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Encyclopedia > Republic of Hawaii
ʻIolani Palace in Honolulu, formerly the residence of the Hawaiian monarch, was the capitol of the Republic of Hawaiʻi.

The Republic of Hawaiʻi was the formal name of Hawaii from 1894 to 1898 when it was run as a republic. The republic period occurred between the administration of the Provisional Government of Hawaiʻi which ended on July 4, 1894 and the adoption of the Newlands Resolution in Congress in which the Republic was annexed to the United States and became the Territory of Hawaiʻi on July 7, 1898. Image File history File linksMetadata Download high resolution version (967x743, 119 KB) Summary Taken by User:Jiang on December 23, 2005. ... Image File history File linksMetadata Download high resolution version (967x743, 119 KB) Summary Taken by User:Jiang on December 23, 2005. ... Iolani Palace was the official residence of King David Kalakaua and Queen Julia Kapiolani and then Queen Liliuokalani and Prince Consort John Owen Dominis. ... Honolulu as seen from the International Space Station Honolulu is the largest city and the capital of the U.S. state of Hawai‘i. ... Official language(s) English, Hawaiian Capital Honolulu Largest city Honolulu Area  Ranked 43rd  - Total 10,941 sq mi (28,337 km²)  - Width n/a miles (n/a km)  - Length 1,522 miles (2,450 km)  - % water 41. ... 1894 (MDCCCXCIV) was a common year starting on Monday (see link for calendar). ... 1898 (MDCCCXCVIII) was a common year starting on Saturday (see link for calendar) of the Gregorian calendar (or a common year starting on Monday of the 12-day-slower Julian calendar). ... In a broad definition a republic is a state or country that is led by people who do not base their political power on any principle beyond the control of the people of that state or country. ... Led by Lorrin A. Thurston and Sanford B. Dole, the Provisional Government ruled over Hawaii until the formal establishment of the republic. ... July 4 is the 185th day of the year (186th in leap years) in the Gregorian Calendar, with 180 days remaining. ... On August 12, 1898, the flag of the Kingdom of Hawai‘i over ‘Iolani Palace was lowered to raise the United States flag to signify annexation. ... Seal of the Congress. ... On August 12, 1898, the flag of the Kingdom of Hawai‘i over ‘Iolani Palace was lowered to raise the United States flag to signify annexation. ... July 7 is the 188th day of the year (189th in leap years) in the Gregorian Calendar, with 177 days remaining. ... 1898 (MDCCCXCVIII) was a common year starting on Saturday (see link for calendar) of the Gregorian calendar (or a common year starting on Monday of the 12-day-slower Julian calendar). ...


The administration of the Republic of Hawaiʻi was multiracial. It included men of European stock, like Sanford B. Dole and Lorrin A. Thurston, who were both native-born subjects of the Hawaiian kingdom and fluent speakers of the Hawaiian language. Dole had previously been an elected member of the Kingdom legislature from Koloa, Kaua'i and a Justice of the Kingdom's Supreme Court. Thurston had served as Minister of Interior under King Kalakaua. The Speaker of the House of the Republic of Hawai'i was native Hawaiian John Kaulukou who had previously been a Royalist opposing annexation. Former advisor to Queen LiliÊ»uokalani and justice of the HawaiÊ»i judiciary, Sanford B. Dole assumed the role of President of the Republic of HawaiÊ»i. ... Lorrin A. Thurston led the overthrow of the Hawaiian kingdom in 1893. ...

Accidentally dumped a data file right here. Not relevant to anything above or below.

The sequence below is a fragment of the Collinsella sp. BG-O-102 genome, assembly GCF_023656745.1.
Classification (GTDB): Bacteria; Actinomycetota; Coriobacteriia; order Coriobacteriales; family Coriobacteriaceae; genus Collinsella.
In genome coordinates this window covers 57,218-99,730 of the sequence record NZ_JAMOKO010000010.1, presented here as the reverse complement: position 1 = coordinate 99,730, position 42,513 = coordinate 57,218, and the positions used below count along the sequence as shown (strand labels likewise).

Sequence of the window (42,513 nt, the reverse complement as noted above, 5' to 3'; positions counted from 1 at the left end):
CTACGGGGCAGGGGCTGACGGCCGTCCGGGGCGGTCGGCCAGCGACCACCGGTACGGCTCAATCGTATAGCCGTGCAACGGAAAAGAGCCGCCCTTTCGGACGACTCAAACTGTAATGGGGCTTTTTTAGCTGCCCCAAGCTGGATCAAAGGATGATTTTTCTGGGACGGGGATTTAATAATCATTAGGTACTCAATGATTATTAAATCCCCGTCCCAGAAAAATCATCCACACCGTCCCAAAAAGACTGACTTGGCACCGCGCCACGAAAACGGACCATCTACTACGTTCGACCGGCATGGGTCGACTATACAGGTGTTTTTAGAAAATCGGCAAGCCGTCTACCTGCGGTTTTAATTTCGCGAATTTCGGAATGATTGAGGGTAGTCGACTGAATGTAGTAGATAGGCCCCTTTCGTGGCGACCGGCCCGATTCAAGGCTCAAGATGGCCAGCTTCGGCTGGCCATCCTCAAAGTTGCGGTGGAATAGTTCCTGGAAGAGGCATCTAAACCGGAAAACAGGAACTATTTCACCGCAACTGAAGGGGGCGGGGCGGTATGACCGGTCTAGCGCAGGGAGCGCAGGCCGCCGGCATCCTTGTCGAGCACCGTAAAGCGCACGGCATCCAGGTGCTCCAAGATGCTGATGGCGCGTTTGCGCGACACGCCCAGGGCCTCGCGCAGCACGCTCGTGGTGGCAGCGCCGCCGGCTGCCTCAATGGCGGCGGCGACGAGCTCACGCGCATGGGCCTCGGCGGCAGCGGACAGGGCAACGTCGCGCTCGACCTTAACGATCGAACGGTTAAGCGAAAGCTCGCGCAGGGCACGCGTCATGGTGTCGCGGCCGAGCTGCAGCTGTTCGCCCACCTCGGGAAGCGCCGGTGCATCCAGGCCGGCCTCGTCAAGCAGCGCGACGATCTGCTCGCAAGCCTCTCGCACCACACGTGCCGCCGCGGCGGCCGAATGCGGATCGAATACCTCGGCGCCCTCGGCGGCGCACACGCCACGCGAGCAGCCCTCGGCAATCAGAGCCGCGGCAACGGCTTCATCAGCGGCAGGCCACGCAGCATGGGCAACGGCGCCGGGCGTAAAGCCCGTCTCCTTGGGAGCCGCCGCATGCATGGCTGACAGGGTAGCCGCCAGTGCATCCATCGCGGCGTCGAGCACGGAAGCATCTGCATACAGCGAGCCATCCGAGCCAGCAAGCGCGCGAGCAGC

Contents


Bayonet Constitution of 1887

King David Kalākaua
King David Kalākaua

In 1887, the Bayonet Constitution was drafted by Lorrin A. Thurston, Minister of Interior under King David Kalākaua. The constitution was proclaimed by the king after a mass meeting of 3,000 residents, including an armed militia, demanded he either sign it or be deposed. The document created a constitutional monarchy like Great Britain, stripping the King of most of his personal authority, empowering the Legislature, and establishing cabinet government. This image has been released into the public domain by the copyright holder, its copyright has expired, or it is ineligible for copyright. ... This image has been released into the public domain by the copyright holder, its copyright has expired, or it is ineligible for copyright. ... 1887 (MDCCCLXXXVII) is a common year starting on Saturday (click on link for calendar) of the Gregorian calendar or a common year starting on Monday of the Julian calendar. ... Queen Liliuokalanis protest of the Bayonet Constitution, which her brother was forced to promulgate at gunpoint, led to the overthrow of the Kingdom of Hawaii by a committee of American citizens. ... Lorrin A. Thurston led the overthrow of the Hawaiian kingdom in 1893. ... David Kalākaua was elected by the legislature to assume the throne of the Kingdom of Hawai‘i upon the death of William Charles Lunalilo. ... This article or section does not cite its references or sources. ... A legislature is a governmental deliberative assembly with the power to adopt laws. ...